Catholic Voices, the speakers’ bureau that’s been putting up sparring partners for the Church’s critics, must already rank as one of the big innovations of this papal tour. Popes are no strangers to protests when they visit foreign countries, but the Vatican and the local Church hierarchy usually ignore the critics or give cautious responses. Under Pope Benedict, Vatican public relations has been so badly organised that both he and his aides have often provided even more fuel for criticism. Given the strong and mostly critical interest the media would show in the pope’s visit, these speakers – journalists, lawyers, students and a few clergy – decided the Church needed a more professional operation if it was to get its message across.
Catholic Voices coordinator Austen Ivereigh a former deputy editor of The Tablet and spokesman for Cardinal Cormac Murphy-O’Connor, gave me his thoughts about the project and how it’s been doing:
“We thought that our model of a ‘media-friendly, studio-ready, ego-free’ speakers would work well for both the Church and the 24-hours news media, but we’ve been amazed at its success. A big part of the success, we think, is that we making ourselves available to talk about absolutely anything –authoritatively, but in straightforward human language. I think the media have been really impressed that ‘ordinary’ Catholics have been standing up and rebutting these critiques – rather than polemicists or professional talking heads (or indeed bishops). We haven’t replaced those, of course, but have offered another kind of “voice” – deliberately non-expert, but very well briefed – alongside the usual commentators and spokespeople.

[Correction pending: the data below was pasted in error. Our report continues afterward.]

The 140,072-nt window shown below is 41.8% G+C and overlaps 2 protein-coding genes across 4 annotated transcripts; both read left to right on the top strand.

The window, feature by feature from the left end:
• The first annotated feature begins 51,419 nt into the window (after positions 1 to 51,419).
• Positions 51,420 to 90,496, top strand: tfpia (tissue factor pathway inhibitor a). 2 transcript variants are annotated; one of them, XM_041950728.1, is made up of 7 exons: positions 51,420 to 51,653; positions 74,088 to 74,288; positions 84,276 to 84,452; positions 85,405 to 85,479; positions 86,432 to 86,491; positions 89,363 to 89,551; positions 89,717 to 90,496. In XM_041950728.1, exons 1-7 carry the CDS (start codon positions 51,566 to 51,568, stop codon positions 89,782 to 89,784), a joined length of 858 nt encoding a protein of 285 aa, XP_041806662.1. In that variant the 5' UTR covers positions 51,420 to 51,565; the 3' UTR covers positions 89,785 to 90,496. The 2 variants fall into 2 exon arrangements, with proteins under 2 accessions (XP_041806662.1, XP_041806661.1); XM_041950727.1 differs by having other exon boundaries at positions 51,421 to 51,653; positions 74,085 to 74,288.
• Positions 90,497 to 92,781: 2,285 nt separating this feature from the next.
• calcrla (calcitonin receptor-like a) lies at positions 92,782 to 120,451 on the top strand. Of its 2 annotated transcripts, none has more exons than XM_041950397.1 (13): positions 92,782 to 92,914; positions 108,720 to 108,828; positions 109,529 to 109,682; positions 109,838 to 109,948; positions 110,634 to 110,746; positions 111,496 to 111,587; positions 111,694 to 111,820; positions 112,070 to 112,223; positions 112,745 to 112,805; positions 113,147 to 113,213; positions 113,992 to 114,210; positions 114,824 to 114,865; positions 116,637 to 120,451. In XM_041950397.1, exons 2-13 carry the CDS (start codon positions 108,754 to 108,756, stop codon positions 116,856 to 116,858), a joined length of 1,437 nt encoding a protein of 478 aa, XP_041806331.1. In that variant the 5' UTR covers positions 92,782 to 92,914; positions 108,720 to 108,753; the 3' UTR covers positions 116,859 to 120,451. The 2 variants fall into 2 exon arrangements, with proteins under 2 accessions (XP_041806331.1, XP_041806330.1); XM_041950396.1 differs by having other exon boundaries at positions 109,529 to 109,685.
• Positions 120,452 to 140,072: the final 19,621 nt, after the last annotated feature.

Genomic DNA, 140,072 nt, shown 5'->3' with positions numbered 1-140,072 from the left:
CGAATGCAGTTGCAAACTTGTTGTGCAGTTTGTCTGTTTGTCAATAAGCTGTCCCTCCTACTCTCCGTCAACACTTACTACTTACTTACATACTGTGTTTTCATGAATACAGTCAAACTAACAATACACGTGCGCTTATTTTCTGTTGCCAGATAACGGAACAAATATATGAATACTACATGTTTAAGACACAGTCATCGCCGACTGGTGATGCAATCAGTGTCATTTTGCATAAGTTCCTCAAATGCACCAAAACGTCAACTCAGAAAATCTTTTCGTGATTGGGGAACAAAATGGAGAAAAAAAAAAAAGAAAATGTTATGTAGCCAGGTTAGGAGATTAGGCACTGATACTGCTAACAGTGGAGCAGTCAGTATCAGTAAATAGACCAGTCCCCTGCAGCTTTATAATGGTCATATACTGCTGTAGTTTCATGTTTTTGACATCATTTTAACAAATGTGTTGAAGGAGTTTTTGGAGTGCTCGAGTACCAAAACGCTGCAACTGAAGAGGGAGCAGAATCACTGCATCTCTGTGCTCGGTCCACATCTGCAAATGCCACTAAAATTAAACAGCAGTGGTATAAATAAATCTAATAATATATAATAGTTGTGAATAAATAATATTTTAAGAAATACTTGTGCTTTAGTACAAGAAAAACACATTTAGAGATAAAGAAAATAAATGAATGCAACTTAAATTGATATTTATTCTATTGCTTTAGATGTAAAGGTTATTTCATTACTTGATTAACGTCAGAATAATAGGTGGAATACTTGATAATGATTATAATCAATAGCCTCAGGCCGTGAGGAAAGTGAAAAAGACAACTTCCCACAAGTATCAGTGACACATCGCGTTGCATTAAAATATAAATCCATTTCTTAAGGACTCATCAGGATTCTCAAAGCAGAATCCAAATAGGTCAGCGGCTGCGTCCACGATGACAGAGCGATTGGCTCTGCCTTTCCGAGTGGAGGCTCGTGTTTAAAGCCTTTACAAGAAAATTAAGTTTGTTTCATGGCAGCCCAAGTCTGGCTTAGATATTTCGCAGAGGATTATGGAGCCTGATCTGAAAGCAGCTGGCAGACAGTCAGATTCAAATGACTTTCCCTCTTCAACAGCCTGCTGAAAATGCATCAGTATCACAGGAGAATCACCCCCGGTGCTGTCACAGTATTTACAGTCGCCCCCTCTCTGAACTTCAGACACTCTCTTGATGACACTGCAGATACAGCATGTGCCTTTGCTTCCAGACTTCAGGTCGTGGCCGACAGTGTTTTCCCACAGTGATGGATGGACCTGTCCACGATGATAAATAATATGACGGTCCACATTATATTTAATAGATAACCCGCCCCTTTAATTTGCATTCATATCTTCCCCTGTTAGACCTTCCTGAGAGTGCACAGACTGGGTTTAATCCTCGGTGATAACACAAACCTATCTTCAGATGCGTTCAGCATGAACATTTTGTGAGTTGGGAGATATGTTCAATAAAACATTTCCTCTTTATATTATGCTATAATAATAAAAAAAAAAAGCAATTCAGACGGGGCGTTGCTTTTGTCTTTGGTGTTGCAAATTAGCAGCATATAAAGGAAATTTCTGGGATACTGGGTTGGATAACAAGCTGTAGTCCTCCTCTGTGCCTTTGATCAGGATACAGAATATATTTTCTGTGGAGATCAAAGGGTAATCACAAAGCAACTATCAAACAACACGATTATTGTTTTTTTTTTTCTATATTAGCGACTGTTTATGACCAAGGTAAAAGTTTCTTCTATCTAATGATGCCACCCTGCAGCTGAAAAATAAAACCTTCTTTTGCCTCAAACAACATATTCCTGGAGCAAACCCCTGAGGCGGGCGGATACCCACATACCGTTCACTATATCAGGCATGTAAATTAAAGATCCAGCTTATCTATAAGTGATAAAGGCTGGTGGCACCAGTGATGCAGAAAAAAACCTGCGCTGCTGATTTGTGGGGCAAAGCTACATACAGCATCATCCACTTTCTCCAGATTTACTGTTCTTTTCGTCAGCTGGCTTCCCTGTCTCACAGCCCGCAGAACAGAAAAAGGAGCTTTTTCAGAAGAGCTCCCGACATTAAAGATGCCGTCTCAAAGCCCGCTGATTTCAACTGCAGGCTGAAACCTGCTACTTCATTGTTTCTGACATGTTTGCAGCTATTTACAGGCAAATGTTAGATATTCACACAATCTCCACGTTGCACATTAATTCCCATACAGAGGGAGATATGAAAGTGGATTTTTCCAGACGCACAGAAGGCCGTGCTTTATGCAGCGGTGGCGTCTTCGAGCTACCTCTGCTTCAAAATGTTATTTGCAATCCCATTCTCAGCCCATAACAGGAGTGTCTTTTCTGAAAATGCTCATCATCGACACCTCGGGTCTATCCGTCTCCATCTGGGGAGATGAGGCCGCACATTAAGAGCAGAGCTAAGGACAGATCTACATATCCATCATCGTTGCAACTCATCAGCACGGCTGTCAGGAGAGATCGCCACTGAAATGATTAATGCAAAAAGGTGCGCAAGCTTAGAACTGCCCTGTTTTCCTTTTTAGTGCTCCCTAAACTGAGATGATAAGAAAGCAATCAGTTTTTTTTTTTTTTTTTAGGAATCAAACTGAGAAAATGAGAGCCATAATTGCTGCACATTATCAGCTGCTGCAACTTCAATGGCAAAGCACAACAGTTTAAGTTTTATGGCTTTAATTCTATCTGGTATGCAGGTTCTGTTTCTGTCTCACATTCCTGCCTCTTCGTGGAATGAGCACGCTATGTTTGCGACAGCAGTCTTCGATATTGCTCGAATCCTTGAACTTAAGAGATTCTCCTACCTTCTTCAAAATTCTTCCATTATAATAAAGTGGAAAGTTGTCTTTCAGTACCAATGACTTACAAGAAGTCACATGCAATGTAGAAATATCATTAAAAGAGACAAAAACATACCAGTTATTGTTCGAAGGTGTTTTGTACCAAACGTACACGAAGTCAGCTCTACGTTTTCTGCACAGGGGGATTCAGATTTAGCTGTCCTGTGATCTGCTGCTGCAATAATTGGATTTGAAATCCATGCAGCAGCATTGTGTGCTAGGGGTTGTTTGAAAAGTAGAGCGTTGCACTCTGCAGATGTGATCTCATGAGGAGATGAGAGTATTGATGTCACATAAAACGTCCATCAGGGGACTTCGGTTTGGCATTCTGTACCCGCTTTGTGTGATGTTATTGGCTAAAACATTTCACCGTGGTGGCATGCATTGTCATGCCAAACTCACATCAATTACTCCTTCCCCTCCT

“It’s the fruit of six months of intensive briefings on hot topics, and media skills training. It’s been enormously satisfying to see a group of 20-odd ‘ordinary’ Catholics – not leaders of Church organisations, but people with jobs, generally in their 20s and 30s – appear in studios and carry off an effective 3-minute live broadcast interview. I think we’ve presented a much more ‘real’ face of the Church than the media are used to.
“The ferocity of the criticism directed at the Pope and the state nature of the visit – a lot of it deeply irrational, and clumsy in its allegations – has kept us in demand; journalists have been looking for responses that are straightforward and human, and which reflect attitudes in the Catholic community.”
Catholic Voices also runs a Media Monitor blog, tracking the debate in the media and talking back to its critics. There are plenty of links there to video clips showing their appearances on British television or articles in print. One interesting post that shows it’s drawn some blood recounts how a leading critic, the prominent lawyer Sir Geoffrey Robertson, pulled out of a Sky TV interview with Ivereigh and refused to debate him on Al Jazeera. Robertson argued in a new book “The Case of the Pope: Vatican Accountability for Human Rights Abuse” that the Vatican did not deserve a state visit because it was not really a state – despite the fact the Holy See is recognised as a sovereign state in international law, as Ivereigh has been telling anyone ready to listen.
Thursday, 16 September 2010
From Tom Heneghan's FaithWorld blog: